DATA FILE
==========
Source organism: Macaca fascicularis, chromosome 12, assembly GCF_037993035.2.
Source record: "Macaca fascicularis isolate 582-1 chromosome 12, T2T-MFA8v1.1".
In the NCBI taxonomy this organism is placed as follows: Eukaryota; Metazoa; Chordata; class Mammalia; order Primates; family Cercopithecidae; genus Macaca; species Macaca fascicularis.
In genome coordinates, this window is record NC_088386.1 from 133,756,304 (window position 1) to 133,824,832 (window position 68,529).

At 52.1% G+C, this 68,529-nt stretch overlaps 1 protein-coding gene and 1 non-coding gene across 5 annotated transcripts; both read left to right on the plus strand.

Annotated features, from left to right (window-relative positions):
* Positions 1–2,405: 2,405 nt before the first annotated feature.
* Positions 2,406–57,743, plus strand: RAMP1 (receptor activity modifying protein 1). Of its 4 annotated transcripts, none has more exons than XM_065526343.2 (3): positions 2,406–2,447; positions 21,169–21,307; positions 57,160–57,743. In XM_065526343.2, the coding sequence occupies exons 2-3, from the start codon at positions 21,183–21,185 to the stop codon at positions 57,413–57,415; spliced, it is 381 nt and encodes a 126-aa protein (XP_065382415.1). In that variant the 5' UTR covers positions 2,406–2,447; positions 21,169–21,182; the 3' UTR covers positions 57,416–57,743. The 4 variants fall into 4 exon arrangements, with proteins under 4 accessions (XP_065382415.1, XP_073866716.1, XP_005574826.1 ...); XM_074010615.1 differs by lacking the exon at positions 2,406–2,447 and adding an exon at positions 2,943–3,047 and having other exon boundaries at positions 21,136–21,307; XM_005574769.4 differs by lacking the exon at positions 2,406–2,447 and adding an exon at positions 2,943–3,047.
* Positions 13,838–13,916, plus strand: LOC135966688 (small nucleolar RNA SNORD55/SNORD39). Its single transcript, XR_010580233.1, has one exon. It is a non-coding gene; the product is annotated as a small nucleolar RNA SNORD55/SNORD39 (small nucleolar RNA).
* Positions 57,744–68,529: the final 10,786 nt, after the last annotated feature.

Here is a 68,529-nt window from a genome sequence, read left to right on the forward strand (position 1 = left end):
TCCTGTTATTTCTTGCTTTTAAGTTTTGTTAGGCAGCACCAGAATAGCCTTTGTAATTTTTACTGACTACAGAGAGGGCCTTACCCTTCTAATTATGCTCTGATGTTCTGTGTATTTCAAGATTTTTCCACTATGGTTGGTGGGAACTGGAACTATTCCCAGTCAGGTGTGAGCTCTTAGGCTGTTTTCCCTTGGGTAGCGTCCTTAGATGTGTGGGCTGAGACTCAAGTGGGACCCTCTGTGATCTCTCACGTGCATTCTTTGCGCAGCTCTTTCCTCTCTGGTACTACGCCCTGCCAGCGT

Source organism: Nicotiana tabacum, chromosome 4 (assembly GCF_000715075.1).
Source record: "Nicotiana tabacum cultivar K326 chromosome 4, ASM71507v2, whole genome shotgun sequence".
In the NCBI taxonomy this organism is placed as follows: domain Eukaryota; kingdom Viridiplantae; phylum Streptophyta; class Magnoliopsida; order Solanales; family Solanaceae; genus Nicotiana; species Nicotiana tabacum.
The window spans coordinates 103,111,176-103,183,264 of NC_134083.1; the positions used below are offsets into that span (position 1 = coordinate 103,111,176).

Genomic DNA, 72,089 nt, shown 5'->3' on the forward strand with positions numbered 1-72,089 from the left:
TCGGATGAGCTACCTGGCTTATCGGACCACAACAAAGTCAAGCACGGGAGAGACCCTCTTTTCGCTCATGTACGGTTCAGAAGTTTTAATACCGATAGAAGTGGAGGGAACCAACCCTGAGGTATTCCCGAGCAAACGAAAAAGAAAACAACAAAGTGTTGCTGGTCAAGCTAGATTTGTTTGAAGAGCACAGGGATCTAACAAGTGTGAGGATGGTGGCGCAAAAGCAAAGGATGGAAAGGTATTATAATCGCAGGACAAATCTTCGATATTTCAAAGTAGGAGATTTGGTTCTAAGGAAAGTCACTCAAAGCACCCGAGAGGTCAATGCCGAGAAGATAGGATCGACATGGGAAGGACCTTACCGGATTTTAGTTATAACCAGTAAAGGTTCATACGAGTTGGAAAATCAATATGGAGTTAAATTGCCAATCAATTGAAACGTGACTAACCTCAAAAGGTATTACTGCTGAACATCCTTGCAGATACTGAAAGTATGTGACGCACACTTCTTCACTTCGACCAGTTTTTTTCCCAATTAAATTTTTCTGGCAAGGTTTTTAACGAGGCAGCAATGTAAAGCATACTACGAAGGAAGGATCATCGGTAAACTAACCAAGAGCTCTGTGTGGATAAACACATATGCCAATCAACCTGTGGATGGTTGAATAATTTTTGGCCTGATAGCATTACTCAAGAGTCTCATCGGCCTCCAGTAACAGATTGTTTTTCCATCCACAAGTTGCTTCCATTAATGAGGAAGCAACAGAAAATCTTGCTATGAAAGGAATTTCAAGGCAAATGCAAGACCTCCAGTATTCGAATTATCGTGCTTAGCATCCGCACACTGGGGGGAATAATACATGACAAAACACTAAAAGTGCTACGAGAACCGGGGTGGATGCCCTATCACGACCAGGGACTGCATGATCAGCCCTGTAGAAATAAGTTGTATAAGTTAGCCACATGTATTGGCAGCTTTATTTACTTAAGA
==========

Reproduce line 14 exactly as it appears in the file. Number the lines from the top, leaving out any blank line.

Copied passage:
Source record: "Nicotiana tabacum cultivar K326 chromosome 4, ASM71507v2, whole genome shotgun sequence".